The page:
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The New Face of Slavery

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posted on Aug, 20 2006 @ 09:51 PM
It could be the maid at the hotel you stayed, or will stay, in on your vacation this summer. It may have been the person who served your meal at the restaurant in the quaint little town you stopped off in on the way there. More likely, it was the masseuse at the massage parlor you visited, the one who may, or may not, have offered you "full service". Meet the new face of slavery.
On Tuesday, federal and local law enforcement raided brothels disguised as massage parlors, health spas and acupuncture clinics in New York, Connecticut, Pennsylvania, North Carolina, Maryland, Rhode Island and the District of Columbia, arresting 31 people on trafficking charges.

Authorities said they also freed more than 70 sex workers, taking them to undisclosed locations for questioning and to provide basic services such as health care and food. Authorities said it might take weeks to get the Korean immigrants to trust them enough to discuss their ordeal.

Carole Angel, staff attorney with the Immigrant Women Program of the women's rights advocacy group Legal Momentum in Washington said the raids should not give the impression that trafficking is limited to immigrants, who are often enticed into coming to America for legitimate jobs but then forced to work in brothels, sweatshops and restaurants to pay off debts of up to $30,000 to their traffickers.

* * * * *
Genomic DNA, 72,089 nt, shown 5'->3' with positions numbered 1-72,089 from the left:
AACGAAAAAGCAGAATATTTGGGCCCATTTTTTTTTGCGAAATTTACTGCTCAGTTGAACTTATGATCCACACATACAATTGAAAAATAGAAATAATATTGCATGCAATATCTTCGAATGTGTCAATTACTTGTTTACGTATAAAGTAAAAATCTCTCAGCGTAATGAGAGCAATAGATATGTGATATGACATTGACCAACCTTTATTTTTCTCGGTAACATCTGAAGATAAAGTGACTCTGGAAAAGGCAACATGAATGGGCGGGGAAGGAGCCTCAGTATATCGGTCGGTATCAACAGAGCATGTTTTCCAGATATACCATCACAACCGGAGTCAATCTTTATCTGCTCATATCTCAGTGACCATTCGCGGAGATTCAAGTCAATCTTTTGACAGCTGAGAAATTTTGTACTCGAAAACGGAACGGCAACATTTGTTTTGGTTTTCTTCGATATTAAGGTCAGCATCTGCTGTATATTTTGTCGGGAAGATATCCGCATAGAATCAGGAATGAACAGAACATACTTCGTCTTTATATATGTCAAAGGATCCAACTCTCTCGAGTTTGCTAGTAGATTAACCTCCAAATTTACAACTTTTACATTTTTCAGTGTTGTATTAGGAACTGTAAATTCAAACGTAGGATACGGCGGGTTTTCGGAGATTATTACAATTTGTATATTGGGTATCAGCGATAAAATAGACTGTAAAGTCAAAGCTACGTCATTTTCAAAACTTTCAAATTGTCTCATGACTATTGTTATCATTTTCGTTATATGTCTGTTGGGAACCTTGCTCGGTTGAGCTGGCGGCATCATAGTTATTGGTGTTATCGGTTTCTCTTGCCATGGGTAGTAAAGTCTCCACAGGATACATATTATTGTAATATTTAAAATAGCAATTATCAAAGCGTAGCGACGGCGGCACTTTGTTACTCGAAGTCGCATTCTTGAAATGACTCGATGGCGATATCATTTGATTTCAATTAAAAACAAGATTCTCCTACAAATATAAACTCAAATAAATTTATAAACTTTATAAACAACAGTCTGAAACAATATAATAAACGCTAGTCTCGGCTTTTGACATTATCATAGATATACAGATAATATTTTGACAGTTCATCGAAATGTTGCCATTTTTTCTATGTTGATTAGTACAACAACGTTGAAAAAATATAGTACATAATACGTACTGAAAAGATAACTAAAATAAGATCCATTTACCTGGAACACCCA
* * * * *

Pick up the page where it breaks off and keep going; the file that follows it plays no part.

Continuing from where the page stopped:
Such forced labor also thrives in agricultural and domestic work, as well as in sweatshops or unregulated industries, said Laurel Fletcher, law professor at the University of California at Berkeley International Human Rights Law Clinic.

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So there you have it. Going on all over the place, right beneath our noses.

It makes me think twice about the cute little Asian girls working the counter at the Chinese take-out place down the street. One of them offered me a beer and some company with my two item combo a while back. I laughed and thought she was joking.

The next time I went back, the lady running the place asked me if I liked fishing. She said she would rather have money to go shopping. She said fishing was boring. I didn't get her drift.

Now, I'm not so sure.

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